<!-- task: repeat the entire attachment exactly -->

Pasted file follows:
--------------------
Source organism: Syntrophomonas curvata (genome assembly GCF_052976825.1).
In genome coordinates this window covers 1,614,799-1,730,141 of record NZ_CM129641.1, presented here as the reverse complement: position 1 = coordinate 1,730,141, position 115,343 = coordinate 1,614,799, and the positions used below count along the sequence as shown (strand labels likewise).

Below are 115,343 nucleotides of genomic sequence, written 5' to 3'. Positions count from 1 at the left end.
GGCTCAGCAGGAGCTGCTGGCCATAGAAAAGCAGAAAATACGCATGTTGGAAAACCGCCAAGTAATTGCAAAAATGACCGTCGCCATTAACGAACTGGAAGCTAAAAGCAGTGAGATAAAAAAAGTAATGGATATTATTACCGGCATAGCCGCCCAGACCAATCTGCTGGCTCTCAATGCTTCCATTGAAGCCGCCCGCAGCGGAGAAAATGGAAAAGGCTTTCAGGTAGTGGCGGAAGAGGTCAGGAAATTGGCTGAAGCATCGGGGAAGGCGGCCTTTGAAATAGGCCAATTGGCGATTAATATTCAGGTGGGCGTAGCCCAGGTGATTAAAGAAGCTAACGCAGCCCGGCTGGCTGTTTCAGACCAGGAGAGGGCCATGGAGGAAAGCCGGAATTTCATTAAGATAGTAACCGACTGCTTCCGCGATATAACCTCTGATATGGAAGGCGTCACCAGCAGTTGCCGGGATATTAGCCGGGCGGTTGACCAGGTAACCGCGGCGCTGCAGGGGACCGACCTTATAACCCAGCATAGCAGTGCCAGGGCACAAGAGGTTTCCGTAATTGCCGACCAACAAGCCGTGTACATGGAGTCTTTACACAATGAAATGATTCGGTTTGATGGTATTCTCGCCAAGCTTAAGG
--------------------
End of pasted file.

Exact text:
Source organism: Syntrophomonas curvata (genome assembly GCF_052976825.1).
In genome coordinates this window covers 1,614,799-1,730,141 of record NZ_CM129641.1, presented here as the reverse complement: position 1 = coordinate 1,730,141, position 115,343 = coordinate 1,614,799, and the positions used below count along the sequence as shown (strand labels likewise).

Below are 115,343 nucleotides of genomic sequence, written 5' to 3'. Positions count from 1 at the left end.
GGCTCAGCAGGAGCTGCTGGCCATAGAAAAGCAGAAAATACGCATGTTGGAAAACCGCCAAGTAATTGCAAAAATGACCGTCGCCATTAACGAACTGGAAGCTAAAAGCAGTGAGATAAAAAAAGTAATGGATATTATTACCGGCATAGCCGCCCAGACCAATCTGCTGGCTCTCAATGCTTCCATTGAAGCCGCCCGCAGCGGAGAAAATGGAAAAGGCTTTCAGGTAGTGGCGGAAGAGGTCAGGAAATTGGCTGAAGCATCGGGGAAGGCGGCCTTTGAAATAGGCCAATTGGCGATTAATATTCAGGTGGGCGTAGCCCAGGTGATTAAAGAAGCTAACGCAGCCCGGCTGGCTGTTTCAGACCAGGAGAGGGCCATGGAGGAAAGCCGGAATTTCATTAAGATAGTAACCGACTGCTTCCGCGATATAACCTCTGATATGGAAGGCGTCACCAGCAGTTGCCGGGATATTAGCCGGGCGGTTGACCAGGTAACCGCGGCGCTGCAGGGGACCGACCTTATAACCCAGCATAGCAGTGCCAGGGCACAAGAGGTTTCCGTAATTGCCGACCAACAAGCCGTGTACATGGAGTCTTTACACAATGAAATGATTCGGTTTGATGGTATTCTCGCCAAGCTTAAGG